What tucatinib means for oncologists and their patients: an interview with Erika Hamilton

Written by Erika Hamilton

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Please introduce yourself and tell us about your career to date.

I’m Erika Hamilton and I lead Breast Cancer Research at Sarah Cannon Research Institute at Tennessee Oncology in Nashville (TN, USA). I am also a partner within Tennessee Oncology, PLLC.  I joined Sarah Cannon in 2013 and focus on breast cancer and gynecologic cancer. I care for patients receiving standard therapies and am the primary investigator on many of our late Phase breast cancer studies and in our Phase I Drug Development Unit. I am passionate about improving the care for people facing breast cancer and bringing new and exciting therapies to the communities we serve.

How has the treatment landscape for locally advanced or metastatic HER2-positive breast cancer evolved over the last 5 years?

The biggest story in HER-2-positive advanced disease is around two drugs approved approximately a year and a half ago – trastuzumab deruxtecan and tucatinib. They are very different drugs but are both highly active in patients facing HER-2 positive disease. Our algorithm of treatment was highly scripted in first and second line (with first-line TCHP and second-line T-DM1), but third line and beyond was less clear with no single standard of care. Trastuzumab deruxtecan is a novel antibody–drug conjugate and was approved in December 2019 for patients with HER-2-positive metastatic breast cancer (MBC) and showed an impressive response rate and duration of response, which has only improved with even further follow-up. On the other hand, tucatinib, which was approved in early 2020, is a tyrosine kinase inhibitor that is specific to HER-2 (sparing EGFR) and given in combination with capecitabine and trastuzumab for patients with second line and beyond HER-2-positive MBC. A unique aspect of tucatinib is its excellent central nervous system (CNS) activity, having activity in not only those with stable brain metastases, but also those that are untreated or progressing.

What hurdles need to be overcome to continue the advancement HER2-positive breast cancer treatment?

It is exciting to have two novel agents in this space, but we continue to need more for our patients. We know patients whose cancers are driven off the HER-2 protein often do well for some time with continued targeting of the HER-2 pathway, so I remain excited about a variety of drugs in development from novel antibody-drug conjugates, to bispecific antibodies, to tyrosine kinase inhibitors.

Brain metastases are also an area that continues to be problematic. Up to 50% of patients with HER-2 metastatic disease will have to face this complication over their disease course and unfortunately many of our drugs are not as active in the CNS as they are in the rest of the body. Drug discovery in this space will be critical.

Finally, we continue to grow in our recognition that not all cancers (even those that are HER-2) are the same. Our treatments, therefore, should not be one-size-fits-all either. Tumors that express hormone receptors in addition to HER-2, for example, may respond to therapies in the endocrine pathway, such as CDK4/6 inhibitors in addition to HER-2 agents. We continue to strive for additional therapies with fewer side effects for our patients.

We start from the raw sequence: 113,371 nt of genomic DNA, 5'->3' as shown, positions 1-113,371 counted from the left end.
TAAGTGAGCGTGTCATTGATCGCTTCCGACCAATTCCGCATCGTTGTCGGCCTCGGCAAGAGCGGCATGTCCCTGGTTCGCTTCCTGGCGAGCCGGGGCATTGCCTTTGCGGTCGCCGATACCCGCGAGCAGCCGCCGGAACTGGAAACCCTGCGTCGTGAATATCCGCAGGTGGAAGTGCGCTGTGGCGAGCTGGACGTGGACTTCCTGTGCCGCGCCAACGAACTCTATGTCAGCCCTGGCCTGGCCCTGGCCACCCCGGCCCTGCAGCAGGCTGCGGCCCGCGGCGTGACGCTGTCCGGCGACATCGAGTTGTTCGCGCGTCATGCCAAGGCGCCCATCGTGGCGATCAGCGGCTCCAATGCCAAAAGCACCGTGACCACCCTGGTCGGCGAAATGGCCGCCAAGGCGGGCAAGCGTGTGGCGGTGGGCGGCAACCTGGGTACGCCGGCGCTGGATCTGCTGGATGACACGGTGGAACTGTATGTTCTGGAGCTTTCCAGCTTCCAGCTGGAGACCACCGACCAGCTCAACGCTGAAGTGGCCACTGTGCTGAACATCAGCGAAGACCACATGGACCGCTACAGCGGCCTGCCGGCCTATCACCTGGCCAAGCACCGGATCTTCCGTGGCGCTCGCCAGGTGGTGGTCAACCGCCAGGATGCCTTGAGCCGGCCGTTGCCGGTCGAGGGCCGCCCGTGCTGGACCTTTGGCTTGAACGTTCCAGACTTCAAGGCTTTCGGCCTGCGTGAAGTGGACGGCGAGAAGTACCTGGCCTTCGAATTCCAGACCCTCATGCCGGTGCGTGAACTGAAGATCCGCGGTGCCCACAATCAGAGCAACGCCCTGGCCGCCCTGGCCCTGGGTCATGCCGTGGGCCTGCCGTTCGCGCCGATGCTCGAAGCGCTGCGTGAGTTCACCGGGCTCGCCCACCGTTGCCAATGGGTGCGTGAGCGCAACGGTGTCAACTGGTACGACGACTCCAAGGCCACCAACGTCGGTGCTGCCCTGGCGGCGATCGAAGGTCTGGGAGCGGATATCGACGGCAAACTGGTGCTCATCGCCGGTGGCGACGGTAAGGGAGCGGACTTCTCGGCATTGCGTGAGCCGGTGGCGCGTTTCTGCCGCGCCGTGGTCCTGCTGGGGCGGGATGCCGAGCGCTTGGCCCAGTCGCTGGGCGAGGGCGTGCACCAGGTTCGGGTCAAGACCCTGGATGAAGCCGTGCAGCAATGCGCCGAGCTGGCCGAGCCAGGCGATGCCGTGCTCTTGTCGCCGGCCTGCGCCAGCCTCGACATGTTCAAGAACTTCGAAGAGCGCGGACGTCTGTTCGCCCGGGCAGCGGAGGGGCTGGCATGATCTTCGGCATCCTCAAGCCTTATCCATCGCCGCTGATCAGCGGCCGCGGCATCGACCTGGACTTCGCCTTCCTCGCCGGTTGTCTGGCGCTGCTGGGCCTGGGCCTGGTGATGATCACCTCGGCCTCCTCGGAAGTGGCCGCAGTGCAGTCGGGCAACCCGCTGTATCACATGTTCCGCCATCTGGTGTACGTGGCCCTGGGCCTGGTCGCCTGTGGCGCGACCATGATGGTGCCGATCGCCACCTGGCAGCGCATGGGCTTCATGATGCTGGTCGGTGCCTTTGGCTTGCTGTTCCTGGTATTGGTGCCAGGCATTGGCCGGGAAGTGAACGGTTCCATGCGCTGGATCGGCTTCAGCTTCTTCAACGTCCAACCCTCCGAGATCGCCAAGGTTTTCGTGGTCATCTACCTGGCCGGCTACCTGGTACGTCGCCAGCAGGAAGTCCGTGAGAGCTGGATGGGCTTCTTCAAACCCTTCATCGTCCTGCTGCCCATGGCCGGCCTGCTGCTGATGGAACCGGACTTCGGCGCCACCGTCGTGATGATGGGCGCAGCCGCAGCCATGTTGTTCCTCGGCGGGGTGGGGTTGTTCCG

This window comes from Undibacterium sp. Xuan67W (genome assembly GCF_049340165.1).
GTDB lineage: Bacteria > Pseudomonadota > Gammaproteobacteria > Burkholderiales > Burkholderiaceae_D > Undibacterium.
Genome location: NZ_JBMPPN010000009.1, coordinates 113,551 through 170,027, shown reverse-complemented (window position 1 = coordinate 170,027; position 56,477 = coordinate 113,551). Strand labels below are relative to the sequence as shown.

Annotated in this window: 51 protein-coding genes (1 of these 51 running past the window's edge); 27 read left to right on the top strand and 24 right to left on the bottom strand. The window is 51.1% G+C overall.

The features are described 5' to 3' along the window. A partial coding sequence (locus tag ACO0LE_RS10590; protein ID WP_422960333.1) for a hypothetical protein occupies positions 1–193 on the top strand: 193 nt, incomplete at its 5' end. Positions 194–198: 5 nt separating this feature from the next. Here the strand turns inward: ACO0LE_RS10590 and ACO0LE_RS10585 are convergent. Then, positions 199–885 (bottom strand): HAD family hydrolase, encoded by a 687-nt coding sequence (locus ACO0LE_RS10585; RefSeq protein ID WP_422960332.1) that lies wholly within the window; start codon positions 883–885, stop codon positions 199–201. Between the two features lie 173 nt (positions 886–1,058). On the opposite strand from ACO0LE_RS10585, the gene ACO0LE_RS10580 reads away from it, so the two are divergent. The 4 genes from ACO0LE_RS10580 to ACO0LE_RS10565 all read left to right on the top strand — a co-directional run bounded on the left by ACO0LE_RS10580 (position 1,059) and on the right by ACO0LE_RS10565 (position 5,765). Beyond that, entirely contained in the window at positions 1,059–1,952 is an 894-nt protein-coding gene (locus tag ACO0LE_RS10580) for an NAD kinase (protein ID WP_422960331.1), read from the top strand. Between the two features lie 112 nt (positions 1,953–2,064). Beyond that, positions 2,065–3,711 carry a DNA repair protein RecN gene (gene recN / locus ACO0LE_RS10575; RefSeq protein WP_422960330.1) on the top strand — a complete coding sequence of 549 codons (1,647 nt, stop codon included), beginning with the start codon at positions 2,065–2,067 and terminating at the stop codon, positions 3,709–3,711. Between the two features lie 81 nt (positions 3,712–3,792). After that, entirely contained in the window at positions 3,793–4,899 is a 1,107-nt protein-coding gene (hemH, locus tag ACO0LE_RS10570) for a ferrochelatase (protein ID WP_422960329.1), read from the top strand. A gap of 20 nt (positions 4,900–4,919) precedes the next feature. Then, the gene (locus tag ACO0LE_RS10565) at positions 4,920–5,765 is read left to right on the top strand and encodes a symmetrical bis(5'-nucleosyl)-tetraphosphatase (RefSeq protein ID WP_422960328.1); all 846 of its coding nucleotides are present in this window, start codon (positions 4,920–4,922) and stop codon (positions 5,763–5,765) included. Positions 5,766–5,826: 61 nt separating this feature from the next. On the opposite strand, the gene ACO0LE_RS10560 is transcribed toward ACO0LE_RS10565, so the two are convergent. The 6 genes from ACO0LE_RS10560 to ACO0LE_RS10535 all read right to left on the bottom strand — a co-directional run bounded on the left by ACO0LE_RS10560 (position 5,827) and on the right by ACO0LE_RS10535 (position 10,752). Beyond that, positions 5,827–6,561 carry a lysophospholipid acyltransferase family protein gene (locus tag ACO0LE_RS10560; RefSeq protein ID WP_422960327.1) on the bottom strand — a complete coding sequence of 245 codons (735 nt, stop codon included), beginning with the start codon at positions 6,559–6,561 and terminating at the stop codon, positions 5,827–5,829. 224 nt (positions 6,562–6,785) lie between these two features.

Tucatinib has recently been approved by the European Commission for the treatment of patients with locally advanced or metastatic HER2-positive breast cancer. Could you tell us more about the use of tucatinib in HER2-positive breast cancer?

HER2CLIMB tested capecitabine and trastuzumab with or without tucatinib in a large, randomized trial. The addition of tucatinib not only improved progression free survival (PFS) and overall survival (OS), but also PFS and OS in patients with brain metastases. Most of the side effects of the regimen come from the capecitabine backbone with known hand-foot syndrome, GI disturbances and fatigue. The addition of tucatinib also increases a small rate of reversible liver function test abnormalities. Based on this data, tucatinib was approved for second line and beyond HER-2 positive MBC.

What will this approval mean in the clinic and for patients with HER2-positive breast cancer?

Not only does this tucatinib regimen provide a great option for patients with brain metastases, but there is also benefit in OS for patients without brain metastases. Therefore, the tucatinib regimen is a good option for all regardless of brain metastases. I am also hopeful that perhaps as we use this CNS-effective drug earlier in the disease course, that we could start to see fewer brain metastases. This ‘prevention’ possibility is something that still needs to be tested.

In your opinion, how will the treatment landscape for HER2-positive breast cancer continue to evolve over the next 5 years?

I think we will see less use of ‘naked’ chemotherapy and increasing use of therapies like antibody–drug conjugates, bispecific antibodies and truly targeted drugs. This enables us to target the tumor specifically, which often translates to a better side effect profile for patients. I also think we will see some of our known agents moving earlier in the disease course, such as trastuzumab deruxtecan and tucatinib – maybe even into the adjuvant curative setting.

The opinions expressed in this interview are those of the author and do not necessarily reflect the views of Oncology Central or Future Science Group.